Similarly, provinces use different compensation schemes to pay for solar-power generators. If your solar power system is connected to Ontario’s grid, for example, and you generate more energy than you use, your utility provider will give you credit on your bill for any power you send to the grid. However, that credit expires after 12 months. When the same situation occurs in British Columbia or Alberta, the utility provider must pay you for any credits older than 12 months.

What incentives or programs are available to help you switch to solar?

There are currently many financial loans, grants and incentive programs to help Canadian businesses make the switch to solar. In the 2023 federal budget, the Government of Canada announced tax credits for individuals, businesses and Indigenous communities who install solar setups.

A proposed Clean Technology Investment Tax Credit (ITC) will help businesses that install their own solar setups write off a portion of the costs of the equipment (panels, batteries for power storage, etc.). The tax credit would dwindle from 20-30% (2023-2033) to 15% (2033-2035), meaning federal financial incentives are peaking right now to promote clean energy solutions.

Here are a few other provincial programs for you to consider:

  • Manitoba Tax Assistance Office Green Energy Equipment Tax Credit—covers solar thermal energy systems purchased for use in Manitoba starting in 2009. Purchasers who install specified solar heating equipment in Manitoba qualify for a refundable 10% Green Energy Equipment Tax Credit on the eligible capital costs.
  • Alberta Solar Offset—turns your clean energy into verified carbon offset credits and sells them in this market, returning income to you, the system owner, once per year.

What are the environmental benefits of switching to solar energy?

A solar energy system’s environmental impact can be broken down across three stages of its lifecycle: manufacturing process, producing life and recycling process.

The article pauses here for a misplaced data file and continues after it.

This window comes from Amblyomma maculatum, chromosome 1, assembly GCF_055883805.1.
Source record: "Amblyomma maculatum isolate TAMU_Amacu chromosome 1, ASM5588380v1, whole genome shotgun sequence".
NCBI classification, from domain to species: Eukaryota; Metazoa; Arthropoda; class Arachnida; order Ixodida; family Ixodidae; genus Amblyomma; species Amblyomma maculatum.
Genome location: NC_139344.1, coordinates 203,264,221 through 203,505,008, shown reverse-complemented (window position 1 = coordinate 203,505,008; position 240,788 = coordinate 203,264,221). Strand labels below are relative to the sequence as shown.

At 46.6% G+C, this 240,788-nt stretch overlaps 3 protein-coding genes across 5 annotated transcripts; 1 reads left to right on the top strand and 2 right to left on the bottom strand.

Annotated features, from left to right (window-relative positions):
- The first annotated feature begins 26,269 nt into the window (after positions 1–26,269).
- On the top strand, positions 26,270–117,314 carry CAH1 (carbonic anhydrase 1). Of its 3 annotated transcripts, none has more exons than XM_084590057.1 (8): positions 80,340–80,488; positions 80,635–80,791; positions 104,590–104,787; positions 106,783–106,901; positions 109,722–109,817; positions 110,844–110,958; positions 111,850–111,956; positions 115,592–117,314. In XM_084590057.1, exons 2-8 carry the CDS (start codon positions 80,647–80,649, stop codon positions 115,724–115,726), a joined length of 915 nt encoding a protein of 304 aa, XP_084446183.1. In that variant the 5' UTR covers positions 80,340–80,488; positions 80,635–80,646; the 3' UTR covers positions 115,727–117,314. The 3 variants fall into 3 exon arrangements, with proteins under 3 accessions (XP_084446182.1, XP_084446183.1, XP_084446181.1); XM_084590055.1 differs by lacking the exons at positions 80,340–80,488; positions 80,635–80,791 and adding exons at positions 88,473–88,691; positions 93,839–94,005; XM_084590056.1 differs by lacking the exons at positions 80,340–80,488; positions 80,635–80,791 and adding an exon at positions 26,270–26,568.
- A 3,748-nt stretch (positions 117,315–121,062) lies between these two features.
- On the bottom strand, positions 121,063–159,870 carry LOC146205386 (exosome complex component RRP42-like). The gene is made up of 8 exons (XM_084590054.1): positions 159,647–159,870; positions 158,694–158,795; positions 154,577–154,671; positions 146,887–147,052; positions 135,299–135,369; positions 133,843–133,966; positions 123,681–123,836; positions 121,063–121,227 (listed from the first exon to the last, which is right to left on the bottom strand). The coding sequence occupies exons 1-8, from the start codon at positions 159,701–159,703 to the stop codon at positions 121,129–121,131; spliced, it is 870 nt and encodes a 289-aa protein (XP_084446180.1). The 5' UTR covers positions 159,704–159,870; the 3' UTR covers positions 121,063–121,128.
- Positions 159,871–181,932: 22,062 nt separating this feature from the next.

Manufacturing.
The Intergovernmental Panel on Climate Change (IPCC) reports that solar modules can offset the energy required to make them within the first two years of operating. Of course, depending on where your panels are produced, the GHG footprint may vary based on the source of energy used to produce them.

Producing life.
On its own, your operational solar energy system will not emit any GHGs. That said, water and soap if you need to clean your modules should be considered in your environmental assessment, though their impacts will likely be negligible.

Recycling process.
An IPCC report says that between 80 and 96% of the materials used in a solar panel can be recycled. As with the manufacturing process, the bulk of a panel’s environmental impact at this stage is tied to the type of energy used in the recycling process.

Across these three life stages, a solar energy system’s lifetime emissions work out to between 30 and 80 grams of CO2 emitted per kilowatt hour—about half the Canadian average of GHG emissions tied to generating electricity.

Consult the table below to see if switching to solar makes environmental sense for your business.

Average GHG emissions related to electricity generation, by province or territory
Province or territory CO2 equivalent / kilowatt hour
B.C. 7.6 g
Alberta 590 g
Saskatchewan 580 g
Manitoba 1.1 g
Ontario 25 g
Quebec 1.5 g
Nova Scotia 760 g
New Brunswick 290 g
Newfoundland and Labrador 24 g
Yukon 100 g
Northwest Territories 180 g
Nunavut 800 g
Canada 110 g
Source: Canada Energy Regulator, Provincial and Territorial Energy Profiles.

Making an informed decision

Switching to solar takes time, money and effort. That’s why Kelly recommends that business owners look to first make their buildings and processes as energy efficient as possible and then consider installing solar panels. Consider conducting an energy audit to outline your current energy use and identify low-cost areas where you can save energy (and therefore money).

Once you’ve done an audit and implemented strategies to improve your business’s energy efficiency, you will have a clearer sense of what size solar energy system will suit your needs.

You can also consult our step-by-step guide on how to install a solar energy system for your business.

You’re not alone in your solar journey. BDC can help you assess your options so you can make an informed decision if you choose to switch to solar.

Your privacy

BDC uses cookies to improve your experience on its website and for advertising purposes, to offer you products or services that are relevant to you. By clicking ῝I understand῎ or by continuing to browse this site, you consent to their use.

To find out more, consult our Policy on confidentiality.